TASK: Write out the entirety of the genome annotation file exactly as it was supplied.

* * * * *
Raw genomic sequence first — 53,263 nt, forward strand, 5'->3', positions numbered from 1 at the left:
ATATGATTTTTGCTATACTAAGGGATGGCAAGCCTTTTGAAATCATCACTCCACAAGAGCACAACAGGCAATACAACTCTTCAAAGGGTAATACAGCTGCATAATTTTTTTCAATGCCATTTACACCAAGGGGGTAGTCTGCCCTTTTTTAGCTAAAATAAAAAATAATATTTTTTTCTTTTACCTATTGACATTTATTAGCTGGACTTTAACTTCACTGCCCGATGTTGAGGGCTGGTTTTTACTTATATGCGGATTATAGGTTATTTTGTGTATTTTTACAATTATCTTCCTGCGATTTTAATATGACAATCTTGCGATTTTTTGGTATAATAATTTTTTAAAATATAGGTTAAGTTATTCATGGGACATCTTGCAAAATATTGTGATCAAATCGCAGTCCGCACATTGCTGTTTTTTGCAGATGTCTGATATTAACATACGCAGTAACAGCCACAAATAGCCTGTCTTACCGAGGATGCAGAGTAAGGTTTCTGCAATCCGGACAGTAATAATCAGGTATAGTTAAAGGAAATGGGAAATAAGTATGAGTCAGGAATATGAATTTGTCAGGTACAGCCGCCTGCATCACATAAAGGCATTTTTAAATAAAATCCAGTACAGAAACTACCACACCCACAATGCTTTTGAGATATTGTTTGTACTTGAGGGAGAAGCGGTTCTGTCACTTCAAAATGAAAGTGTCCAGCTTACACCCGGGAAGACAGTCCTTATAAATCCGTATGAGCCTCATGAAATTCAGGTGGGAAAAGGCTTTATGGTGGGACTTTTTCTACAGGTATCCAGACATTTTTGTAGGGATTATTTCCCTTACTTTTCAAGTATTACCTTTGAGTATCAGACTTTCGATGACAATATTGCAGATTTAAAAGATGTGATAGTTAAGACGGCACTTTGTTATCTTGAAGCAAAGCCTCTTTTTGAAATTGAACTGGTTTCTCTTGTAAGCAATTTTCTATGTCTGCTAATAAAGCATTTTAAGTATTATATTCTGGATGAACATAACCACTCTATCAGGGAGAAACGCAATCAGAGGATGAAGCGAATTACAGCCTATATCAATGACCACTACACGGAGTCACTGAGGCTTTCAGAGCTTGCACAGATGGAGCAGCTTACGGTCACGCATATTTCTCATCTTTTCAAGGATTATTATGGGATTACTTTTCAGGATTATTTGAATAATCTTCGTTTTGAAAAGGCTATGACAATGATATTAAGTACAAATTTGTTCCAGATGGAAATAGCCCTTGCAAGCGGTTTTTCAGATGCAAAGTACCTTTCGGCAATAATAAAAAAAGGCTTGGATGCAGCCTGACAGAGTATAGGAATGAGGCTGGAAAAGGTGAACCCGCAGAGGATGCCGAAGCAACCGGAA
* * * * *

Raw genomic sequence first — 53,263 nt, forward strand, 5'->3', positions numbered from 1 at the left:
ATATGATTTTTGCTATACTAAGGGATGGCAAGCCTTTTGAAATCATCACTCCACAAGAGCACAACAGGCAATACAACTCTTCAAAGGGTAATACAGCTGCATAATTTTTTTCAATGCCATTTACACCAAGGGGGTAGTCTGCCCTTTTTTAGCTAAAATAAAAAATAATATTTTTTTCTTTTACCTATTGACATTTATTAGCTGGACTTTAACTTCACTGCCCGATGTTGAGGGCTGGTTTTTACTTATATGCGGATTATAGGTTATTTTGTGTATTTTTACAATTATCTTCCTGCGATTTTAATATGACAATCTTGCGATTTTTTGGTATAATAATTTTTTAAAATATAGGTTAAGTTATTCATGGGACATCTTGCAAAATATTGTGATCAAATCGCAGTCCGCACATTGCTGTTTTTTGCAGATGTCTGATATTAACATACGCAGTAACAGCCACAAATAGCCTGTCTTACCGAGGATGCAGAGTAAGGTTTCTGCAATCCGGACAGTAATAATCAGGTATAGTTAAAGGAAATGGGAAATAAGTATGAGTCAGGAATATGAATTTGTCAGGTACAGCCGCCTGCATCACATAAAGGCATTTTTAAATAAAATCCAGTACAGAAACTACCACACCCACAATGCTTTTGAGATATTGTTTGTACTTGAGGGAGAAGCGGTTCTGTCACTTCAAAATGAAAGTGTCCAGCTTACACCCGGGAAGACAGTCCTTATAAATCCGTATGAGCCTCATGAAATTCAGGTGGGAAAAGGCTTTATGGTGGGACTTTTTCTACAGGTATCCAGACATTTTTGTAGGGATTATTTCCCTTACTTTTCAAGTATTACCTTTGAGTATCAGACTTTCGATGACAATATTGCAGATTTAAAAGATGTGATAGTTAAGACGGCACTTTGTTATCTTGAAGCAAAGCCTCTTTTTGAAATTGAACTGGTTTCTCTTGTAAGCAATTTTCTATGTCTGCTAATAAAGCATTTTAAGTATTATATTCTGGATGAACATAACCACTCTATCAGGGAGAAACGCAATCAGAGGATGAAGCGAATTACAGCCTATATCAATGACCACTACACGGAGTCACTGAGGCTTTCAGAGCTTGCACAGATGGAGCAGCTTACGGTCACGCATATTTCTCATCTTTTCAAGGATTATTATGGGATTACTTTTCAGGATTATTTGAATAATCTTCGTTTTGAAAAGGCTATGACAATGATATTAAGTACAAATTTGTTCCAGATGGAAATAGCCCTTGCAAGCGGTTTTTCAGATGCAAAGTACCTTTCGGCAATAATAAAAAAAGGCTTGGATGCAGCCTGACAGAGTATAGGAATGAGGCTGGAAAAGGTGAACCCGCAGAGGATGCCGAAGCAACCGGAA